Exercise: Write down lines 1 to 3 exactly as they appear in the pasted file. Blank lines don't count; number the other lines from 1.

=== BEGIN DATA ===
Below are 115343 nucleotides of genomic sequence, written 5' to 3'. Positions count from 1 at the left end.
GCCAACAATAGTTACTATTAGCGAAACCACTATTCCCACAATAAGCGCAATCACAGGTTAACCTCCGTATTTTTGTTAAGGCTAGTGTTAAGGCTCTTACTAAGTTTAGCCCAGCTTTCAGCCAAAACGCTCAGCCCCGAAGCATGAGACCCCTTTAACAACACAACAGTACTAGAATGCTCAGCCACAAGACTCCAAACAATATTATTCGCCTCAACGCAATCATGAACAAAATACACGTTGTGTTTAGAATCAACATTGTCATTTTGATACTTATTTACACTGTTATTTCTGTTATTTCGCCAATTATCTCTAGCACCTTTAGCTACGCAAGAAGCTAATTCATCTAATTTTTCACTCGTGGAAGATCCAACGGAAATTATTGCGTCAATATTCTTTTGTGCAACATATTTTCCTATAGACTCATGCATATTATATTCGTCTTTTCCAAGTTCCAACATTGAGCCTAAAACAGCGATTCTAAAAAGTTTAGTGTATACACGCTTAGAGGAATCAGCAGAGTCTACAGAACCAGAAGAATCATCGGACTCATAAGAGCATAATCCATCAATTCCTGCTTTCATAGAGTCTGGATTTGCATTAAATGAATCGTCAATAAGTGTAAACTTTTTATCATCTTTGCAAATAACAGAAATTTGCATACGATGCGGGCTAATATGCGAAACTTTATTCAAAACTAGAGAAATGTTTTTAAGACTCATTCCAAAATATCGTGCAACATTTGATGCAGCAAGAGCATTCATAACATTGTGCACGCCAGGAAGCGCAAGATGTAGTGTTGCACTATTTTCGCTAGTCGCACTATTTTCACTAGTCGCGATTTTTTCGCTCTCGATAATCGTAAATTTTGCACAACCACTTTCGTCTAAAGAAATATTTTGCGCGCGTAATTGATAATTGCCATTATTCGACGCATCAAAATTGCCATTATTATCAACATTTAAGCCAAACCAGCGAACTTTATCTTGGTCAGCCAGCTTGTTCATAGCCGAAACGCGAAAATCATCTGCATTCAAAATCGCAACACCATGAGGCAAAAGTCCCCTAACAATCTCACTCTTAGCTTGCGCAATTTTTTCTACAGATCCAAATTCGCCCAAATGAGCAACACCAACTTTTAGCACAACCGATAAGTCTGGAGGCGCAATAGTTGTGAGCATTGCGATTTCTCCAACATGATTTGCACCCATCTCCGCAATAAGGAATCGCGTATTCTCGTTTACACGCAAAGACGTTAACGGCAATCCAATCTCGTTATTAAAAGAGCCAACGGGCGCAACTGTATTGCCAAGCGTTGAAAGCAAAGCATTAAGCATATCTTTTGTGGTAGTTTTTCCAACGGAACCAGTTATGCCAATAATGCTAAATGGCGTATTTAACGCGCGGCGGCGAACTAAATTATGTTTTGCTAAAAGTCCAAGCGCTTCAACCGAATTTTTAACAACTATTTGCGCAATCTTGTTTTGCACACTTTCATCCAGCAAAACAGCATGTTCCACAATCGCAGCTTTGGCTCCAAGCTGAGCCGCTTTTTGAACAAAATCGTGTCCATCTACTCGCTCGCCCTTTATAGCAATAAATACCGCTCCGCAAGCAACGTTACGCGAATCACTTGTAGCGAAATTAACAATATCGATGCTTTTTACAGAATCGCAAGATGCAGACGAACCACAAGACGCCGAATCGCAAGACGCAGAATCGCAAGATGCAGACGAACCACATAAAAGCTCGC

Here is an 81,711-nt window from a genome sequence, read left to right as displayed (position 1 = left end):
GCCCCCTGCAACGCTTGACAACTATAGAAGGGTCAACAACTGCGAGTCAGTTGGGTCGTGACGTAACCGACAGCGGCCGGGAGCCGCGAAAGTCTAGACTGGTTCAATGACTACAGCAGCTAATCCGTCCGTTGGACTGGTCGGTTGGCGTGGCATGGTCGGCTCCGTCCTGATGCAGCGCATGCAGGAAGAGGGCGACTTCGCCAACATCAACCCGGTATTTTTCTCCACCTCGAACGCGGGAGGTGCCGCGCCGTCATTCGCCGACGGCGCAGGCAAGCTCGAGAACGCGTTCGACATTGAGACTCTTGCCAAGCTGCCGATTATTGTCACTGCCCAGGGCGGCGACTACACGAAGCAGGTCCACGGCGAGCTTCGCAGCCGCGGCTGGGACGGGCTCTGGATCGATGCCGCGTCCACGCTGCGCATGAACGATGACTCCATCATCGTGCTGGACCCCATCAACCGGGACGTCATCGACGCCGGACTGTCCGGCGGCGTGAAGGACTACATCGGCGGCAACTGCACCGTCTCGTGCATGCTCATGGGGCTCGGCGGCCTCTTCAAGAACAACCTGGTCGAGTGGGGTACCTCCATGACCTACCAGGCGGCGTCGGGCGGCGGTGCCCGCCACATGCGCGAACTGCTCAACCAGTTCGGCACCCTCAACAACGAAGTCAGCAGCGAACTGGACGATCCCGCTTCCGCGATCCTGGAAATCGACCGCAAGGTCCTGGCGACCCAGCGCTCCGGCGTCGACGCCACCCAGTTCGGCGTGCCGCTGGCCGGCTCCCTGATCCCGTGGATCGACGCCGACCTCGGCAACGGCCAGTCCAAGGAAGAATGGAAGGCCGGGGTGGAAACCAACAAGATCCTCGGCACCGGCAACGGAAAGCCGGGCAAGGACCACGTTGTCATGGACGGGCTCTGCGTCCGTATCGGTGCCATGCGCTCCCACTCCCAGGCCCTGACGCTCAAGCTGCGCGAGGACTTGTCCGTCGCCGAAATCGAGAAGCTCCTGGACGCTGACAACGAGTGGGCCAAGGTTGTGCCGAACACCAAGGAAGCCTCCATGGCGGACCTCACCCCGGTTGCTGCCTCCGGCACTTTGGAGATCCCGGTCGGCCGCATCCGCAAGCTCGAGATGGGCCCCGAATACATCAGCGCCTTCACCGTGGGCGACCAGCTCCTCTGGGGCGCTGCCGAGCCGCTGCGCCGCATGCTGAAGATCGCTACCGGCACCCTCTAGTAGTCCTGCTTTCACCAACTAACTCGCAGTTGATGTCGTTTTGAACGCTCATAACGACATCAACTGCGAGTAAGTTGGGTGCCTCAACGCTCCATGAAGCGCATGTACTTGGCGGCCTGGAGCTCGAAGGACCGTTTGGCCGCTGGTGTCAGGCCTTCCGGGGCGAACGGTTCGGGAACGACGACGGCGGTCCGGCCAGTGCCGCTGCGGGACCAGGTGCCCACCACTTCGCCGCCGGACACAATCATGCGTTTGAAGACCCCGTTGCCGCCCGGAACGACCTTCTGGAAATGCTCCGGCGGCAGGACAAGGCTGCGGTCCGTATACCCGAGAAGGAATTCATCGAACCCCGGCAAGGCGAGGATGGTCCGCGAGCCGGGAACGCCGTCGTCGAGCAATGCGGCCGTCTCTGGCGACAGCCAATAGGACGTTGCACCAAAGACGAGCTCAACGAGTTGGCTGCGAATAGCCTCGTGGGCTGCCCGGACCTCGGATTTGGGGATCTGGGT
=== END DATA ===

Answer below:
Below are 115343 nucleotides of genomic sequence, written 5' to 3'. Positions count from 1 at the left end.
GCCAACAATAGTTACTATTAGCGAAACCACTATTCCCACAATAAGCGCAATCACAGGTTAACCTCCGTATTTTTGTTAAGGCTAGTGTTAAGGCTCTTACTAAGTTTAGCCCAGCTTTCAGCCAAAACGCTCAGCCCCGAAGCATGAGACCCCTTTAACAACACAACAGTACTAGAATGCTCAGCCACAAGACTCCAAACAATATTATTCGCCTCAACGCAATCATGAACAAAATACACGTTGTGTTTAGAATCAACATTGTCATTTTGATACTTATTTACACTGTTATTTCTGTTATTTCGCCAATTATCTCTAGCACCTTTAGCTACGCAAGAAGCTAATTCATCTAATTTTTCACTCGTGGAAGATCCAACGGAAATTATTGCGTCAATATTCTTTTGTGCAACATATTTTCCTATAGACTCATGCATATTATATTCGTCTTTTCCAAGTTCCAACATTGAGCCTAAAACAGCGATTCTAAAAAGTTTAGTGTATACACGCTTAGAGGAATCAGCAGAGTCTACAGAACCAGAAGAATCATCGGACTCATAAGAGCATAATCCATCAATTCCTGCTTTCATAGAGTCTGGATTTGCATTAAATGAATCGTCAATAAGTGTAAACTTTTTATCATCTTTGCAAATAACAGAAATTTGCATACGATGCGGGCTAATATGCGAAACTTTATTCAAAACTAGAGAAATGTTTTTAAGACTCATTCCAAAATATCGTGCAACATTTGATGCAGCAAGAGCATTCATAACATTGTGCACGCCAGGAAGCGCAAGATGTAGTGTTGCACTATTTTCGCTAGTCGCACTATTTTCACTAGTCGCGATTTTTTCGCTCTCGATAATCGTAAATTTTGCACAACCACTTTCGTCTAAAGAAATATTTTGCGCGCGTAATTGATAATTGCCATTATTCGACGCATCAAAATTGCCATTATTATCAACATTTAAGCCAAACCAGCGAACTTTATCTTGGTCAGCCAGCTTGTTCATAGCCGAAACGCGAAAATCATCTGCATTCAAAATCGCAACACCATGAGGCAAAAGTCCCCTAACAATCTCACTCTTAGCTTGCGCAATTTTTTCTACAGATCCAAATTCGCCCAAATGAGCAACACCAACTTTTAGCACAACCGATAAGTCTGGAGGCGCAATAGTTGTGAGCATTGCGATTTCTCCAACATGATTTGCACCCATCTCCGCAATAAGGAATCGCGTATTCTCGTTTACACGCAAAGACGTTAACGGCAATCCAATCTCGTTATTAAAAGAGCCAACGGGCGCAACTGTATTGCCAAGCGTTGAAAGCAAAGCATTAAGCATATCTTTTGTGGTAGTTTTTCCAACGGAACCAGTTATGCCAATAATGCTAAATGGCGTATTTAACGCGCGGCGGCGAACTAAATTATGTTTTGCTAAAAGTCCAAGCGCTTCAACCGAATTTTTAACAACTATTTGCGCAATCTTGTTTTGCACACTTTCATCCAGCAAAACAGCATGTTCCACAATCGCAGCTTTGGCTCCAAGCTGAGCCGCTTTTTGAACAAAATCGTGTCCATCTACTCGCTCGCCCTTTATAGCAATAAATACCGCTCCGCAAGCAACGTTACGCGAATCACTTGTAGCGAAATTAACAATATCGATGCTTTTTACAGAATCGCAAGATGCAGACGAACCACAAGACGCCGAATCGCAAGACGCAGAATCGCAAGATGCAGACGAACCACATAAAAGCTCGC

Here is an 81,711-nt window from a genome sequence, read left to right as displayed (position 1 = left end):